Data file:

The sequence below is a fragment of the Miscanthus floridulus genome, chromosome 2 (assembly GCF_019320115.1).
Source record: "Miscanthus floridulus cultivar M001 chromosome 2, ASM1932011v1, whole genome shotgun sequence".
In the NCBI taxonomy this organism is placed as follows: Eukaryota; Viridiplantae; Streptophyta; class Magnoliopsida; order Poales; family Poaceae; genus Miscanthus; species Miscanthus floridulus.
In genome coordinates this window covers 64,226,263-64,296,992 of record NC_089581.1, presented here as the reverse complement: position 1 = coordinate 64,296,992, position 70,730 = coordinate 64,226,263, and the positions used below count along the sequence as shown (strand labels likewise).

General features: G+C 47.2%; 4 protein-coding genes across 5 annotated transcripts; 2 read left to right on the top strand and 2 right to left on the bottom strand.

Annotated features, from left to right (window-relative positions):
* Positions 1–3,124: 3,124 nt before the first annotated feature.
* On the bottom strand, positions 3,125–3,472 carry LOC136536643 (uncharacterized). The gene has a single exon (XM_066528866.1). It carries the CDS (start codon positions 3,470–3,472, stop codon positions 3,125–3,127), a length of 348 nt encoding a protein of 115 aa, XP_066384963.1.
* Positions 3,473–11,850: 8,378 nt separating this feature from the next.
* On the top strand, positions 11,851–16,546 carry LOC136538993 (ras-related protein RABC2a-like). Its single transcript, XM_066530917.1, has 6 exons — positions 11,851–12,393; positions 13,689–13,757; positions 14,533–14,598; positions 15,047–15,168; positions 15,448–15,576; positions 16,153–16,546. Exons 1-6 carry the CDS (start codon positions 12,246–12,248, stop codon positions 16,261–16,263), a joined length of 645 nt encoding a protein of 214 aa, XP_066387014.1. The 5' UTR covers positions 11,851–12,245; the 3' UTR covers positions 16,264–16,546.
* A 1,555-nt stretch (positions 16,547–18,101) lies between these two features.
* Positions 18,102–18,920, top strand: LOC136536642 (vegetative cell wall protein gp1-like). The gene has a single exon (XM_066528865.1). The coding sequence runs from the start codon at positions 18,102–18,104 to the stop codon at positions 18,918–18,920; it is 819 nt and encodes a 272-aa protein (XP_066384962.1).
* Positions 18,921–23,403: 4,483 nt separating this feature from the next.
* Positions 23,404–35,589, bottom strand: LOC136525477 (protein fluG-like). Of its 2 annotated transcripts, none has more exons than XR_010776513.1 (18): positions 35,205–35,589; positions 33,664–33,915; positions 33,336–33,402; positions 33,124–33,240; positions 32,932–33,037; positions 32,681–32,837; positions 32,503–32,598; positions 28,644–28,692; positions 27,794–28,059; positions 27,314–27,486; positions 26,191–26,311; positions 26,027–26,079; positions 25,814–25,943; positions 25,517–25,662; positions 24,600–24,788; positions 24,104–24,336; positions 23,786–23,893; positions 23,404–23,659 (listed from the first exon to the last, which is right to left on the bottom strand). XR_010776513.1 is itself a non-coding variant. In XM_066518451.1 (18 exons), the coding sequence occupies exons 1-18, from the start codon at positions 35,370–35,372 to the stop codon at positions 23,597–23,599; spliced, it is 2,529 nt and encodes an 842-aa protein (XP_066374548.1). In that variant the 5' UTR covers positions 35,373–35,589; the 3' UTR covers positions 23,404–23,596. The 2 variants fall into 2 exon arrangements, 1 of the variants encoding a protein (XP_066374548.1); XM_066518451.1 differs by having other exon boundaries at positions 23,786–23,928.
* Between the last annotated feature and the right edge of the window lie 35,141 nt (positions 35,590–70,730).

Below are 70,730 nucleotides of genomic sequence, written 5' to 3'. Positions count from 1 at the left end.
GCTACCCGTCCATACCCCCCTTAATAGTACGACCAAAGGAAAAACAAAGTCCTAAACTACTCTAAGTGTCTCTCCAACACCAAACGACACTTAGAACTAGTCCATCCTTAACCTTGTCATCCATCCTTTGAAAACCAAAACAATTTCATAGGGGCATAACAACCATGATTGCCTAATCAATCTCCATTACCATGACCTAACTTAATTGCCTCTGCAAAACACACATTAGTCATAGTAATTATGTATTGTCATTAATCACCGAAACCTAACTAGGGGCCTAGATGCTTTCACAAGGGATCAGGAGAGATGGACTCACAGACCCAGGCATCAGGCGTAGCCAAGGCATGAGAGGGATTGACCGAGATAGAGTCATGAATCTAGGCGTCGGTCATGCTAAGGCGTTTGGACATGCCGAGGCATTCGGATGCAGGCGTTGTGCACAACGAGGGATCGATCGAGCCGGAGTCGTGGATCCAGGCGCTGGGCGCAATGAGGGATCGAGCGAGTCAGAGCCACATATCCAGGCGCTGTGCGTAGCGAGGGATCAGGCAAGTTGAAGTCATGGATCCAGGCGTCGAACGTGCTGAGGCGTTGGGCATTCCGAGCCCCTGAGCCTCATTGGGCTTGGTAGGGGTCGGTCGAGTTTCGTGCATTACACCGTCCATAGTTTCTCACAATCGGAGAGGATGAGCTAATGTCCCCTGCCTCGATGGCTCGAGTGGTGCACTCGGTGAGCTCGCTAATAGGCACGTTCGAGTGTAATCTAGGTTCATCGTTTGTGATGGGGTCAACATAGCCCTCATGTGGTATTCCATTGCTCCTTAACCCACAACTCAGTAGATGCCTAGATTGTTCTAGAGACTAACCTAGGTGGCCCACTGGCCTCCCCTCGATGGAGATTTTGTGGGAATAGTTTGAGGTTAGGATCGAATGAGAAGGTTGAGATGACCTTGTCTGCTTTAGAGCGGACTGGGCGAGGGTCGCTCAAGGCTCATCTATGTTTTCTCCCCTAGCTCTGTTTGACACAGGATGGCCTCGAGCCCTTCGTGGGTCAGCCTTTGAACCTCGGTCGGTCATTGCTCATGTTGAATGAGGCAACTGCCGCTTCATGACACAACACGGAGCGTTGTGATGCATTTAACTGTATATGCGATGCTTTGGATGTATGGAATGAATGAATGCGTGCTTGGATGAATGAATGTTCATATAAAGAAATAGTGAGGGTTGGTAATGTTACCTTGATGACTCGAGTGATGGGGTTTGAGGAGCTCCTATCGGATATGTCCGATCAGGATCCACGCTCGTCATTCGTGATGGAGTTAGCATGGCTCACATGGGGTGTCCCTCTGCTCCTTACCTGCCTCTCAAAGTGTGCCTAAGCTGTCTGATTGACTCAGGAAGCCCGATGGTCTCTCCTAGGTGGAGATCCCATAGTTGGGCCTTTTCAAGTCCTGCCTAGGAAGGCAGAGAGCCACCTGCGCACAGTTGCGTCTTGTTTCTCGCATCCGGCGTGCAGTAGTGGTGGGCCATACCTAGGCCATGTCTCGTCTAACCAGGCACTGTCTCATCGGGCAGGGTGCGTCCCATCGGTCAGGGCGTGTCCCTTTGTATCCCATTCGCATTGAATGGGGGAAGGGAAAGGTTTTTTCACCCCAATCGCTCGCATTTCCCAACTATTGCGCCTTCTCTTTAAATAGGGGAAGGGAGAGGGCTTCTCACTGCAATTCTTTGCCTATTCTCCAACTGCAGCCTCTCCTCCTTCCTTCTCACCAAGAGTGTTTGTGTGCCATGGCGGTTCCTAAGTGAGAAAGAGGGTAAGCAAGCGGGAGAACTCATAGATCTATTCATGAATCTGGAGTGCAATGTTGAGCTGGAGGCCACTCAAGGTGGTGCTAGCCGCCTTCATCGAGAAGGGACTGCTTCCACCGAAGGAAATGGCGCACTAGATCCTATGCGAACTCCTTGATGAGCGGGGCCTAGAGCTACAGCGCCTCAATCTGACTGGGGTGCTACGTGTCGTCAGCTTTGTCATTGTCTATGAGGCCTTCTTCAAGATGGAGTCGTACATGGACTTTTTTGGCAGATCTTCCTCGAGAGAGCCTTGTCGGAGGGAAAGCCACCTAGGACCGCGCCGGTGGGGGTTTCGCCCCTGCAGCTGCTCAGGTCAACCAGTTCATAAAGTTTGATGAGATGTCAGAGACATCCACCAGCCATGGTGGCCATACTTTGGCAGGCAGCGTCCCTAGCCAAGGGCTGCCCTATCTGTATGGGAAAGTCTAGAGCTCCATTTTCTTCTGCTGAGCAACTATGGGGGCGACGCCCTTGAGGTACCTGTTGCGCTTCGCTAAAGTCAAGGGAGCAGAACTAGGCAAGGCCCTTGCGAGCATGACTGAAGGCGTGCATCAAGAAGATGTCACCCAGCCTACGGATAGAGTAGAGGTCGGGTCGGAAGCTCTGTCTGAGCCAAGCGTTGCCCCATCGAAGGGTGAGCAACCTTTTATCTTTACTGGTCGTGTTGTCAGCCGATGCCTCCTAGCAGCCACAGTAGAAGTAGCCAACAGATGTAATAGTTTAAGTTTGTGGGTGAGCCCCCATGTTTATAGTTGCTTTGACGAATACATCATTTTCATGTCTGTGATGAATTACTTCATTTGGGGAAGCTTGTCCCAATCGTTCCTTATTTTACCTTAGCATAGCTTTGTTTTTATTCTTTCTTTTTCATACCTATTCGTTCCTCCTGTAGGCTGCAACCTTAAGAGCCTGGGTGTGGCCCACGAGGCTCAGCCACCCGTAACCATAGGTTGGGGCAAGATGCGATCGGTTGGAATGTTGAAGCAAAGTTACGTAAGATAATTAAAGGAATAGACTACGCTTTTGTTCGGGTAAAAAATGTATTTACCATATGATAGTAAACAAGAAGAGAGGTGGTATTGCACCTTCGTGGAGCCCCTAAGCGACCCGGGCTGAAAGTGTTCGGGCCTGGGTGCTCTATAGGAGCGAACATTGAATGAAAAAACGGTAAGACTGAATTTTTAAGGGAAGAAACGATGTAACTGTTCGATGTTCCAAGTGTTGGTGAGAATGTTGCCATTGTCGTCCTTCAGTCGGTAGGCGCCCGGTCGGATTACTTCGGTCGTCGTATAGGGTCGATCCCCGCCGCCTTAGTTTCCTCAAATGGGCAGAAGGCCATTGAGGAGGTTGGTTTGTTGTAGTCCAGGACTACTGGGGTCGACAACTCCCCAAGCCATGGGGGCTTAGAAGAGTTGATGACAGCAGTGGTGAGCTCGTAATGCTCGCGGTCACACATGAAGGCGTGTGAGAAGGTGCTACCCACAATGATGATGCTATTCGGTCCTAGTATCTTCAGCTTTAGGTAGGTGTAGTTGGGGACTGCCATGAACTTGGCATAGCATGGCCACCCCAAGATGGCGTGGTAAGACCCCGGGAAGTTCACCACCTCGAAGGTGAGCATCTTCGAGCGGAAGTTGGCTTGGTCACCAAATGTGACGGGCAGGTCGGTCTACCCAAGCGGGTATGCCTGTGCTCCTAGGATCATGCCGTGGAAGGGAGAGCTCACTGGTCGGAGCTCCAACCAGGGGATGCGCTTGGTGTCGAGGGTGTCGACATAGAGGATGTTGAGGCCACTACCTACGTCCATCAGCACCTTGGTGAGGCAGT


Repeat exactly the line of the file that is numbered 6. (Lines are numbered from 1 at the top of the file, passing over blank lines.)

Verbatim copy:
Annotated features, from left to right (window-relative positions):